Sound Transit’s Federal Way expansion project will not be delayed, even in the wake of the pandemic’s economic downturn.
The project, which began last year and will include a station close to campus, came to a sudden albeit not long-lasting stop in the early days of the pandemic. The work stoppage did not last long enough to seriously hinder the construction timeline, but Sound Transit’s worries did come in the form of some financial obstacles.
The pandemic-driven recession had caused a simultaneous decrease in consumer demand and agency tax revenues.
With those factors included, Sound Transit has projected a funding gap of $11.5 billion to complete the expansion.
Scott Thompson, public information officer for Sound Transit, said that the “Realignment” project has been a reassessment of the expansion under current fiscal conditions.
“With the decrease in revenues, the Sound Transit Board of Directors is looking at how we can deliver all the projects voters approved in the Sound Transit 3 package. That process is being called Realignment,” Thomson said.
Sound Transit is now in the sixth and final month of the “Realignment” program, where management will outline the priorities and the needs of the project. In addition, the staff will be instructed to prepare final plans of action for Board consideration in July.
The federal government has also stepped in and provided Sound Transit with some funding.
Thompson said the project is still on budget and on time.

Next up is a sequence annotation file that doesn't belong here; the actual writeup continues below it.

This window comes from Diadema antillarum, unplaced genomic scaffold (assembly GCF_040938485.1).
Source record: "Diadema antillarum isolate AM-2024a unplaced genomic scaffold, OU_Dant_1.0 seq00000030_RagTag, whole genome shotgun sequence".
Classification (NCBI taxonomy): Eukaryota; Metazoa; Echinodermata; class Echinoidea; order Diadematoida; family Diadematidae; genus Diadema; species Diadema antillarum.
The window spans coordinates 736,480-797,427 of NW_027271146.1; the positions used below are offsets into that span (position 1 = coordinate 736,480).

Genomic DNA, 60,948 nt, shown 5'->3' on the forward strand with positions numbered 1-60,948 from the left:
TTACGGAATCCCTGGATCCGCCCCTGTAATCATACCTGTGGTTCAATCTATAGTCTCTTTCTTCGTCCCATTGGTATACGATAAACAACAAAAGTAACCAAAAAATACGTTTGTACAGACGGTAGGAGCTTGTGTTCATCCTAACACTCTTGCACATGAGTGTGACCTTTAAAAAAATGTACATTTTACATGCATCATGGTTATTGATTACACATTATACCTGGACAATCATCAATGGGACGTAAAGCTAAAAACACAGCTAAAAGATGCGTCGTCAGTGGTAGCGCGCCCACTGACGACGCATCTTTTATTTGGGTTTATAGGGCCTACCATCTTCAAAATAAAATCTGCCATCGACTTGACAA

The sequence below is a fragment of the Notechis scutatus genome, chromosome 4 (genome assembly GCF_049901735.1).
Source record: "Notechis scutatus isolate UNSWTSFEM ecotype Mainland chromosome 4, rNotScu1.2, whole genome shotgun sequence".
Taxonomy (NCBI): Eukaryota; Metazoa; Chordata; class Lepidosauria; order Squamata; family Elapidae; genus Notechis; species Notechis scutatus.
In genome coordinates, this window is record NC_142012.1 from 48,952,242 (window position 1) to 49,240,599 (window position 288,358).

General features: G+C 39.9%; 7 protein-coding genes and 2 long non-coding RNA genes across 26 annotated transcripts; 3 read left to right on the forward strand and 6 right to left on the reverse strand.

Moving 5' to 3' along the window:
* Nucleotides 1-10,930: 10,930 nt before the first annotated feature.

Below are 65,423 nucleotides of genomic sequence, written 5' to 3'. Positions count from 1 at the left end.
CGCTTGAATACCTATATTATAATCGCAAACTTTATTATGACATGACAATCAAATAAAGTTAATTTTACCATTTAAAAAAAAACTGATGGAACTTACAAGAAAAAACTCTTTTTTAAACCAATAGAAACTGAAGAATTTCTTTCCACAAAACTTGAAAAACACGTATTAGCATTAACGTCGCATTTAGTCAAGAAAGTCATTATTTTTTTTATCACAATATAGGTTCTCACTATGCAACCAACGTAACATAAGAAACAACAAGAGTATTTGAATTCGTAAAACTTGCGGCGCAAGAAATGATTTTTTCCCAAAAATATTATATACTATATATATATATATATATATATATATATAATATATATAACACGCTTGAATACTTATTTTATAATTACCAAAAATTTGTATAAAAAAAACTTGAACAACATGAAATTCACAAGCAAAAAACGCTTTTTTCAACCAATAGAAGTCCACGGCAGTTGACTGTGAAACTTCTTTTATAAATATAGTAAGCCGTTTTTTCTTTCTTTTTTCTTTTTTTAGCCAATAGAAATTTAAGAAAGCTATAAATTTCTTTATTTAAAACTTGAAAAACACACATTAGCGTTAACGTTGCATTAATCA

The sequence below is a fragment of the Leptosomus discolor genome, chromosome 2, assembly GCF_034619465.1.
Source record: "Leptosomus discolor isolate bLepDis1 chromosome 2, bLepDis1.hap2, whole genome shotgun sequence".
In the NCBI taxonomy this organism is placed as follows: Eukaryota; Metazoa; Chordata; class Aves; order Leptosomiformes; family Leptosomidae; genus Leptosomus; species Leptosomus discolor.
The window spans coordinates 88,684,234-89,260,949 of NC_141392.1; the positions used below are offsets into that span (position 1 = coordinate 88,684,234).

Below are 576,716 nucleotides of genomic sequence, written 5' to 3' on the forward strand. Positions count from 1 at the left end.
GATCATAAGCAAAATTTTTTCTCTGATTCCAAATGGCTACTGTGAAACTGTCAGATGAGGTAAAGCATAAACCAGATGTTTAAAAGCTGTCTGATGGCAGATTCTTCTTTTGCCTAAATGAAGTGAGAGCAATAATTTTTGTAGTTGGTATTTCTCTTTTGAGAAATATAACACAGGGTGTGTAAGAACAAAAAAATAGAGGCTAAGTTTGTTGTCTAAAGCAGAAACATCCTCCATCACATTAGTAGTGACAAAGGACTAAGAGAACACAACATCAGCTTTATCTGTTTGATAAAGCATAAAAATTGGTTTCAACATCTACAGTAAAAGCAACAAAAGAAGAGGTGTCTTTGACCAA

“The Federal Way Link extension project already has the following federal funding: a $790 million grant from the Federal Transit Administration, and a $629.5 million Transportation Infrastructure Finance and Innovation Act loan from the U.S. Department of Transportation,” Thompson said.
Even though the pandemic had caused severe issues, Thompson says that they haven’t had any that would delay the project’s completion.
“The Federal Way Link Extension is scheduled to be completed in 2024,” said Thompson.
Travelers near Highline and the surrounding region won’t have to wait until 2024 to see changes, however. Thompson said that some additions have already been made at transit stations in the South King County area.
“New accomplishments include the installation of temporary art at both the Federal Way Transit Center and Kent/Des Moines station construction sites,” Thompson said. “[As well as] the beginning of heavy civil construction at Kent/Des Moines station with the construction of drill shafts to support the station.”